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DR. ELIHU GRANT GIVES
A NUMBER OF LECTURES
DURING HIS VISIT HERE
Speaks an Coolidge As "Next Door
Neighbor"— Also Speaks on
Near East Prob'ems
Dr. Eilliu Grant, direc'or of Haver
ford Graduate School, also professor
of Biblical Literature, spirit the great
er par of the past week here. While
Professor of Rihlical literature at
Smith College. Dr. Grant wrote the
book entitled, "The Bible as Litera
ture." He is also author of, "The
Orient in Bible Times," as well as a
number of other well known books.
Wednesday morning Dr. Grant
spoke for a few minuUs in chapel
about Quaker schools n ar Jerusalem.
In the first part of his talk he told
how athletics in these schools have
caused the boys to grasp the spirit
of fair play and abandon war spirit.
tie also pictured the great obligation j
resting upon those in charge of these
schools to supply the needs of the
people in order to keep their confi- ,
dence. "Friends have a great moral
mandate in old counrties, but if we
should try to police those people we
■would soon lose this mandate.'"
"Everything", continued Dr. Grant, j
"leads to something worth while." j
He further explained that our brains
are only about on,e-third or one-half
developed, therefore, we are fairly
dormant people who should put forth
every effort to develop our brains
for a good purpose.
Wednesday night Dr. Grant ad- ;
dressed the students and faculty on
the subject, "Arabs, Jews and Lord
The key note of this address was !
that great inter-national problems
grow out of seemingly minor dis. !
In his introducton Dr. Grant gave
the main points of the Document
of Balfour which was not made pub
lic until after the World War. The
document staled that provisions should ]
be made for the national establish- |
inent of the Jews! the establishment I
(Continued on i>age 3.)
MISS MARSH HERE ON
YOUNG FRIENDS WORK
Miss Elizabeth Marsh, the secre- !
tary of the Young Friend's Board,:
whose permanent headquarters are in
Richmond Indiana, returned to Giul
ford College, Saturday, February 6,
for a few days. She is visiting the
Young Friends in different parts of
The message Miss Marsh brought
to the Sunday School. Sunday morn,
ing was especially for Friends, and
those interested in their activities.
She outlined the work of the Five Years ,
Meeting and the work of the thirteen
Yearly Meetings. The Young Friends' ;
Board consists of five members and
on the working staff in the office
at Richmond, Indiana, there are fif
teen members. The next annual
meeting of the Board will be held (
next December at Philadephia.
Miss Marsh gave different phases
of the ambitions that have been at
tained through the work of the
Young Friends' of each meeting. These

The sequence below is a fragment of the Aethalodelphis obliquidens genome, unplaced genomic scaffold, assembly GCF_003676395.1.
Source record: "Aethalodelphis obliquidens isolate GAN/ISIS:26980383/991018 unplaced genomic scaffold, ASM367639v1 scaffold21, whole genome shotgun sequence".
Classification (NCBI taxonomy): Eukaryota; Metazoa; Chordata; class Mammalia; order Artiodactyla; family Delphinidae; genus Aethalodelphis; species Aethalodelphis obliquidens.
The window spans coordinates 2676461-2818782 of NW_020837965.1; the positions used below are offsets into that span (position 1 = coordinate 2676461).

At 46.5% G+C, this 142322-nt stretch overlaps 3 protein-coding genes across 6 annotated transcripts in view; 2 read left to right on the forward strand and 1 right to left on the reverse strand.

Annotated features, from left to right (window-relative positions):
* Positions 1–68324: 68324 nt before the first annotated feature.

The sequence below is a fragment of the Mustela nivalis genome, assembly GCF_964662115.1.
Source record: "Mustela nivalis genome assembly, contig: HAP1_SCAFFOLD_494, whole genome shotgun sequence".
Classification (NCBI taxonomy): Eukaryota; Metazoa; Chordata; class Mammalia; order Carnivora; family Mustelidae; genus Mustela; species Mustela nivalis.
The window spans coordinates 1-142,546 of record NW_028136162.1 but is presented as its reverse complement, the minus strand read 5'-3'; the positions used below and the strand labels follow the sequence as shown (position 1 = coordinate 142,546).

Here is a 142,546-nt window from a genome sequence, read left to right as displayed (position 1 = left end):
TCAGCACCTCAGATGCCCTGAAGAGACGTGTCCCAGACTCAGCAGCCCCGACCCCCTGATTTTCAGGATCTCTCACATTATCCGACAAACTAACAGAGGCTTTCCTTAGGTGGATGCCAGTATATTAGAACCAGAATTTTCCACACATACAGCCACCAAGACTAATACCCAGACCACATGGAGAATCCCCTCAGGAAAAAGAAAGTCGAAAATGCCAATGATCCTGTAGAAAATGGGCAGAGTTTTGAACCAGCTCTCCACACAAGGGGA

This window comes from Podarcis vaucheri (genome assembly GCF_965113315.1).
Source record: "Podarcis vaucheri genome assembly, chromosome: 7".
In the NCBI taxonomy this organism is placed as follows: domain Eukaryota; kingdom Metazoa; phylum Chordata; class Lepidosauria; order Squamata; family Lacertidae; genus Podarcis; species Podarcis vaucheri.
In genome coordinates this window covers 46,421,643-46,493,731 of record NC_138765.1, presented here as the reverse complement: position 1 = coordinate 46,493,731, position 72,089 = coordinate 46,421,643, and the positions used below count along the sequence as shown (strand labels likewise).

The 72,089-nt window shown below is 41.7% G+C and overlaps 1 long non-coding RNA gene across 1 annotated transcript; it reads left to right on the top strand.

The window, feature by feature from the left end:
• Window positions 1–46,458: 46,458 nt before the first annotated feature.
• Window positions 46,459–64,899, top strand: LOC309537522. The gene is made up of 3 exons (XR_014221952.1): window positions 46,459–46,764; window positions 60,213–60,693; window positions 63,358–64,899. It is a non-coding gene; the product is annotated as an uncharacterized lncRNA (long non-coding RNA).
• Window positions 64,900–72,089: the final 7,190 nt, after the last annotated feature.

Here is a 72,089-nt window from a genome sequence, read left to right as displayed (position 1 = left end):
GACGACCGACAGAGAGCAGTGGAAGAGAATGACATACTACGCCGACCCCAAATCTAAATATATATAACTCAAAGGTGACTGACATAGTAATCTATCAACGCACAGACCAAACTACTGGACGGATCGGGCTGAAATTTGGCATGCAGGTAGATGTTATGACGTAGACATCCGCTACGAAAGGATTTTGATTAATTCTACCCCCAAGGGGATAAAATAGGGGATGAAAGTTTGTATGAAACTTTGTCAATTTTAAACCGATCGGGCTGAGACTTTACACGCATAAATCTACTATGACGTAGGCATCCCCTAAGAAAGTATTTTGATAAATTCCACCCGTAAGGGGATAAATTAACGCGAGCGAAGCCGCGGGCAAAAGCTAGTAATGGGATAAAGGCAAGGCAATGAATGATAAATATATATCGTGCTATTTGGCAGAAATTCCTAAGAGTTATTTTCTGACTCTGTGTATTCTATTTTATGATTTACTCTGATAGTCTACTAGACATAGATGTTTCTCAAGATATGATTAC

accomplishments were acquired
through the work of the Christian
Endeavores, Missions, Stewardship,
and Peace Committees. "The lack
of interest in Christian Endeavor work
from the observations T have made,"
said Miss Marsh. "Is due to programs
The final requests of the visiting
secretary to the Young Friends here
were: for tlieni to be real Christians,
to build up a spiritual foundation
and to take the business of being a |
! | I
I CAMPUS CALENDAR t
? Feb. 11. Lenoir-Rhvne Game ;
| Feb. 12. High School Plays j
• Feb. 13. Elon Game
, j Feb. 16. Glee Club Practice I
| Feb. 20. Guildersleeves' Recital j
STUDENTS OF MR. WHITE
APPEAR INVOICE RECITAL
Saturday evening, February 6, the
students of James Westley White en
tertained a large audience in Mem
orial Hall with the annual vocal
recital. Each student showed the
result of hard study in tone produc
tion and diction, and the ease with
which they sang was most effective.
The evening's program was proof
enough that Mr. White will have no
I trouble in carrying out his desire to
give the "Chimes of Normandy" as
the spring pera. Those who sang
I showed much dramatic ability as well
ias merely the ability to sing. Special
mention should be made of Chandog
: Kimrev who interpreted her songs
exceptionally well, especially Ward
j Stephen's "Where Roses Blow." She
j was closely followed by Elwood Peele.
I who received great pleasure from his
' audience with the interpretation of
"White Ships" by Frank Gray. Also
Sam Keen Jr. gave pleasingly, L. S.
Strickland's negro song, "M'h Lindy
A great part of the success of thr
recital is due to the accompanying of
Mrs. Glenn Guildersleeve Mrs. Ray
mond Binford, and Miss Mildred
The prog-am was as follows:
1. (a.) Dreaming—//. R. Shelley
(b.) Lavender G..n C. Camoron
I 2. (a. I His jus same To Day— Burleigh
(b.) The house l>v the side of the
Road— S. (.. Clarke
13. fa.) The Maid and the Rose —
J. P. Brandon
lb.) The Moon of Roses— K. If.
4. (a.) Laddie Mine— L. S. Strickland
lb.) Mali Lindy Lou—/.. S. Strick.
Sam Keen Jr.
5. (a.) Love is a Rover- C. IF. Coombs
j lb.) The Nighterngale and the
Rose C. B. Hawtey